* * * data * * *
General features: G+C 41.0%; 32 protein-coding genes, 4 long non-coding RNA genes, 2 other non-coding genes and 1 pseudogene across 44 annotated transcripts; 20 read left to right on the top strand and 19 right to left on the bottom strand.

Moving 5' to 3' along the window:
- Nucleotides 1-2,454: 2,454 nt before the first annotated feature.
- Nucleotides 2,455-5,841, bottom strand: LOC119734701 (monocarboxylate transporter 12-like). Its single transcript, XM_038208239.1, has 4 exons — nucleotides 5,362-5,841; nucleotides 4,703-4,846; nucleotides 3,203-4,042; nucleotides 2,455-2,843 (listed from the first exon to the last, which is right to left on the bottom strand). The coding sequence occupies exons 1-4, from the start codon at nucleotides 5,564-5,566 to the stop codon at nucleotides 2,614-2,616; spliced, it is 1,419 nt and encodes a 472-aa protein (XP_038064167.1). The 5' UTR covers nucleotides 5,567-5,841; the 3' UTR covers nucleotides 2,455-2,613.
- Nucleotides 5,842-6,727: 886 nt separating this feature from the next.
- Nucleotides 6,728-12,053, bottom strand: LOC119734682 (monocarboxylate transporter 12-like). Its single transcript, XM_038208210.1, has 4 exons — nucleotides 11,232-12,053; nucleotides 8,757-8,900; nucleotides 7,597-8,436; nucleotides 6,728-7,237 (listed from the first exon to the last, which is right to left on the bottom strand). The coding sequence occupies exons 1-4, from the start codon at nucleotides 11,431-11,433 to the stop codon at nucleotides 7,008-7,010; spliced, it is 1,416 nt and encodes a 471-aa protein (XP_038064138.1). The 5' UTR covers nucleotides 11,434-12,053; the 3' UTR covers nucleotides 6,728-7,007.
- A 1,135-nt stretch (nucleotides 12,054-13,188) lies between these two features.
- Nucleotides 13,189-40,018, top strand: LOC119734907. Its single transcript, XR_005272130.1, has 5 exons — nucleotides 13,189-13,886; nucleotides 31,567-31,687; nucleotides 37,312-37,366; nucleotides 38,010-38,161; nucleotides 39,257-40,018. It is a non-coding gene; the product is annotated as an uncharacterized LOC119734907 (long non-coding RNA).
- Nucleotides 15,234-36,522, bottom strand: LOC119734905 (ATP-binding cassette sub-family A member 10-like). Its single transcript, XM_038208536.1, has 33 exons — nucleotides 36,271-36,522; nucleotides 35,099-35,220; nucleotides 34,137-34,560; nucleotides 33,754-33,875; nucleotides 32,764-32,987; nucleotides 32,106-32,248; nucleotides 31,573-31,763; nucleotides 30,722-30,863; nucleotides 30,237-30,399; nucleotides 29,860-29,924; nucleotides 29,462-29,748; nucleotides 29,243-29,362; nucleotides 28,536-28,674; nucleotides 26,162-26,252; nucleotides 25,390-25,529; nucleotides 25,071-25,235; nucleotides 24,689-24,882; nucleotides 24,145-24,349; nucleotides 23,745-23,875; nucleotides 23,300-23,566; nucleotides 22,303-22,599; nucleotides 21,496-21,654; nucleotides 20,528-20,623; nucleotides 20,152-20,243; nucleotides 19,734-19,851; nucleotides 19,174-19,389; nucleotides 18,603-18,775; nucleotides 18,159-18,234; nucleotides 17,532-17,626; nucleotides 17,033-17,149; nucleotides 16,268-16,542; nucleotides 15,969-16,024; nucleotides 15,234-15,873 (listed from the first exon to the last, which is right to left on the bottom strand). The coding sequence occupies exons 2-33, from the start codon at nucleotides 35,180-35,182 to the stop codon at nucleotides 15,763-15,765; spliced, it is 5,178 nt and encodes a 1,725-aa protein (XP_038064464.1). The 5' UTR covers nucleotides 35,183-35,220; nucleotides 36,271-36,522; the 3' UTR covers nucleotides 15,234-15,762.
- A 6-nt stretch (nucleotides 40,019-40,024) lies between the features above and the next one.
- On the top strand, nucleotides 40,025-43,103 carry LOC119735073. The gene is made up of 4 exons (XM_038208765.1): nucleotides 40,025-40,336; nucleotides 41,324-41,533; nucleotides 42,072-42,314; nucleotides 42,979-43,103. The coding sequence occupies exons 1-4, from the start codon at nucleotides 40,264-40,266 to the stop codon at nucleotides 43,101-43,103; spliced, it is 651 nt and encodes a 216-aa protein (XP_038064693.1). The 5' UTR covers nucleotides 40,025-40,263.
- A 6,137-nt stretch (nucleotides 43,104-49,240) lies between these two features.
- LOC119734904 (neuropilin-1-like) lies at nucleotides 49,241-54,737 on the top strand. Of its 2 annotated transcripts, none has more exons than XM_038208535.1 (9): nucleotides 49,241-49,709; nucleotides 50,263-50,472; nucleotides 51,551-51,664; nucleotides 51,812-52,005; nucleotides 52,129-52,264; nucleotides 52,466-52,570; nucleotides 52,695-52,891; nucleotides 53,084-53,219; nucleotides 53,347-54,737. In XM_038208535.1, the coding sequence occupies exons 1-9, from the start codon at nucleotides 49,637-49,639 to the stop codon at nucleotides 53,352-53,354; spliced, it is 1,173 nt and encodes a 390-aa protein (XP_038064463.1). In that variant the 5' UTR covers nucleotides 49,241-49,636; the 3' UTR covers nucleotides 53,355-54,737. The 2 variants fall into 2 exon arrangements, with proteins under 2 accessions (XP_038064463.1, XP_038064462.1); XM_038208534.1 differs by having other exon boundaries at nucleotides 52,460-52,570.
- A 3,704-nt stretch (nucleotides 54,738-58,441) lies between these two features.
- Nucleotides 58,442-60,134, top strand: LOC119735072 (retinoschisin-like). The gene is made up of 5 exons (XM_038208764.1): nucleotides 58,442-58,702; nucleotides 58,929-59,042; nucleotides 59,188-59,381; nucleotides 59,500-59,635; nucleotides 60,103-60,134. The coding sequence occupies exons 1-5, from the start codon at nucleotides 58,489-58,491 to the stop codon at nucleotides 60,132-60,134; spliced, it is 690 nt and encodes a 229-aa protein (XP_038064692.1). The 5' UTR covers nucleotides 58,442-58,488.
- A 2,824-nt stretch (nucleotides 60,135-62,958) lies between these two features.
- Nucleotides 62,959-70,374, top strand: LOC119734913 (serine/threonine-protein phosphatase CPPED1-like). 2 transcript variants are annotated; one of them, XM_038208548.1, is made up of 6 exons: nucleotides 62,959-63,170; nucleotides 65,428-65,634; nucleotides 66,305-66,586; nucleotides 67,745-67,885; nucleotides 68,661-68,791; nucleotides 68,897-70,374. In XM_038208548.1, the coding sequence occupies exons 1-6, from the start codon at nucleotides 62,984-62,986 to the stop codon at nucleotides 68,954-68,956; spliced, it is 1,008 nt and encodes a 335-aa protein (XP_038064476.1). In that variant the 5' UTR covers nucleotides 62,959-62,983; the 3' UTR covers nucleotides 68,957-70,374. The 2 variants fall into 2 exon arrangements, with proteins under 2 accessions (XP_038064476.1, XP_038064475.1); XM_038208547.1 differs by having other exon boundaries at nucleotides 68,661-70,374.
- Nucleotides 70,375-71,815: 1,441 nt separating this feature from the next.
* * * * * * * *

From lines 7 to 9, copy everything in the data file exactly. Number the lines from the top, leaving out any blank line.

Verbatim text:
- A 1,135-nt stretch (nucleotides 12,054-13,188) lies between these two features.
- Nucleotides 13,189-40,018, top strand: LOC119734907. Its single transcript, XR_005272130.1, has 5 exons — nucleotides 13,189-13,886; nucleotides 31,567-31,687; nucleotides 37,312-37,366; nucleotides 38,010-38,161; nucleotides 39,257-40,018. It is a non-coding gene; the product is annotated as an uncharacterized LOC119734907 (long non-coding RNA).
- Nucleotides 15,234-36,522, bottom strand: LOC119734905 (ATP-binding cassette sub-family A member 10-like). Its single transcript, XM_038208536.1, has 33 exons — nucleotides 36,271-36,522; nucleotides 35,099-35,220; nucleotides 34,137-34,560; nucleotides 33,754-33,875; nucleotides 32,764-32,987; nucleotides 32,106-32,248; nucleotides 31,573-31,763; nucleotides 30,722-30,863; nucleotides 30,237-30,399; nucleotides 29,860-29,924; nucleotides 29,462-29,748; nucleotides 29,243-29,362; nucleotides 28,536-28,674; nucleotides 26,162-26,252; nucleotides 25,390-25,529; nucleotides 25,071-25,235; nucleotides 24,689-24,882; nucleotides 24,145-24,349; nucleotides 23,745-23,875; nucleotides 23,300-23,566; nucleotides 22,303-22,599; nucleotides 21,496-21,654; nucleotides 20,528-20,623; nucleotides 20,152-20,243; nucleotides 19,734-19,851; nucleotides 19,174-19,389; nucleotides 18,603-18,775; nucleotides 18,159-18,234; nucleotides 17,532-17,626; nucleotides 17,033-17,149; nucleotides 16,268-16,542; nucleotides 15,969-16,024; nucleotides 15,234-15,873 (listed from the first exon to the last, which is right to left on the bottom strand). The coding sequence occupies exons 2-33, from the start codon at nucleotides 35,180-35,182 to the stop codon at nucleotides 15,763-15,765; spliced, it is 5,178 nt and encodes a 1,725-aa protein (XP_038064464.1). The 5' UTR covers nucleotides 35,183-35,220; nucleotides 36,271-36,522; the 3' UTR covers nucleotides 15,234-15,762.